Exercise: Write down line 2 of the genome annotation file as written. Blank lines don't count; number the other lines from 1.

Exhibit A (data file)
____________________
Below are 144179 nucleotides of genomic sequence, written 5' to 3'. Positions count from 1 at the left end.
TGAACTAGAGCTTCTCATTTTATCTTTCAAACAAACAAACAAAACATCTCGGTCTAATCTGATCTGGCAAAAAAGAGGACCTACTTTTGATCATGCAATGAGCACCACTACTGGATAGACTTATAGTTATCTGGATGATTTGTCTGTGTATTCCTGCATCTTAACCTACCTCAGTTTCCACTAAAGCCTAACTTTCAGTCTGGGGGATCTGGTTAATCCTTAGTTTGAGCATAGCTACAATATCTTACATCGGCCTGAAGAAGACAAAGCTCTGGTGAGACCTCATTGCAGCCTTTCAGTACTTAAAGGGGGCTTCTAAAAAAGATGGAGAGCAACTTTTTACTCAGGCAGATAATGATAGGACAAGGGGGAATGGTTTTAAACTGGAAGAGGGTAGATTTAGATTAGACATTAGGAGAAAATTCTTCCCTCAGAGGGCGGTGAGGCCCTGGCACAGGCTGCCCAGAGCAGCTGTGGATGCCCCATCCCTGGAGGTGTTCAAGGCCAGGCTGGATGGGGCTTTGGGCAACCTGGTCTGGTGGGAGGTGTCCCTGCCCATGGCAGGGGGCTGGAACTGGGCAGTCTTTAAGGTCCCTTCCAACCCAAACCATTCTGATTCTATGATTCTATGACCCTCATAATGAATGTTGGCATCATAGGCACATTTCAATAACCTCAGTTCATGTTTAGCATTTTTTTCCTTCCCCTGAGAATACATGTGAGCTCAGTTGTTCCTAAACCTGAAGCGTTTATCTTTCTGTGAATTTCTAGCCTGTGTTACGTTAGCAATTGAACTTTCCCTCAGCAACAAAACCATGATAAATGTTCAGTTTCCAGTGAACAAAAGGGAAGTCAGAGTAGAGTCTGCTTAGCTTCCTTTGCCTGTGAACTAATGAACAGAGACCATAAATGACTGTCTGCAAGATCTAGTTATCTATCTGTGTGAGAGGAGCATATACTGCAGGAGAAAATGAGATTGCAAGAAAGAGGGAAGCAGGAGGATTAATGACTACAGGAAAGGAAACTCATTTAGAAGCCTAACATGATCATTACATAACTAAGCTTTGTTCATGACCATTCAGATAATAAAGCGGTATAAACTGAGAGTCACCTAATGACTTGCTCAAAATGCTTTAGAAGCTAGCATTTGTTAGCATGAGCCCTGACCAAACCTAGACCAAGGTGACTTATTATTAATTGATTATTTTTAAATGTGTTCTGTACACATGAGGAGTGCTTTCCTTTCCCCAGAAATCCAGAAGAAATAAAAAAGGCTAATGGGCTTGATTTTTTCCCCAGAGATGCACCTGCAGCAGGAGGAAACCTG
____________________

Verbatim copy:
TGAACTAGAGCTTCTCATTTTATCTTTCAAACAAACAAACAAAACATCTCGGTCTAATCTGATCTGGCAAAAAAGAGGACCTACTTTTGATCATGCAATGAGCACCACTACTGGATAGACTTATAGTTATCTGGATGATTTGTCTGTGTATTCCTGCATCTTAACCTACCTCAGTTTCCACTAAAGCCTAACTTTCAGTCTGGGGGATCTGGTTAATCCTTAGTTTGAGCATAGCTACAATATCTTACATCGGCCTGAAGAAGACAAAGCTCTGGTGAGACCTCATTGCAGCCTTTCAGTACTTAAAGGGGGCTTCTAAAAAAGATGGAGAGCAACTTTTTACTCAGGCAGATAATGATAGGACAAGGGGGAATGGTTTTAAACTGGAAGAGGGTAGATTTAGATTAGACATTAGGAGAAAATTCTTCCCTCAGAGGGCGGTGAGGCCCTGGCACAGGCTGCCCAGAGCAGCTGTGGATGCCCCATCCCTGGAGGTGTTCAAGGCCAGGCTGGATGGGGCTTTGGGCAACCTGGTCTGGTGGGAGGTGTCCCTGCCCATGGCAGGGGGCTGGAACTGGGCAGTCTTTAAGGTCCCTTCCAACCCAAACCATTCTGATTCTATGATTCTATGACCCTCATAATGAATGTTGGCATCATAGGCACATTTCAATAACCTCAGTTCATGTTTAGCATTTTTTTCCTTCCCCTGAGAATACATGTGAGCTCAGTTGTTCCTAAACCTGAAGCGTTTATCTTTCTGTGAATTTCTAGCCTGTGTTACGTTAGCAATTGAACTTTCCCTCAGCAACAAAACCATGATAAATGTTCAGTTTCCAGTGAACAAAAGGGAAGTCAGAGTAGAGTCTGCTTAGCTTCCTTTGCCTGTGAACTAATGAACAGAGACCATAAATGACTGTCTGCAAGATCTAGTTATCTATCTGTGTGAGAGGAGCATATACTGCAGGAGAAAATGAGATTGCAAGAAAGAGGGAAGCAGGAGGATTAATGACTACAGGAAAGGAAACTCATTTAGAAGCCTAACATGATCATTACATAACTAAGCTTTGTTCATGACCATTCAGATAATAAAGCGGTATAAACTGAGAGTCACCTAATGACTTGCTCAAAATGCTTTAGAAGCTAGCATTTGTTAGCATGAGCCCTGACCAAACCTAGACCAAGGTGACTTATTATTAATTGATTATTTTTAAATGTGTTCTGTACACATGAGGAGTGCTTTCCTTTCCCCAGAAATCCAGAAGAAATAAAAAAGGCTAATGGGCTTGATTTTTTCCCCAGAGATGCACCTGCAGCAGGAGGAAACCTG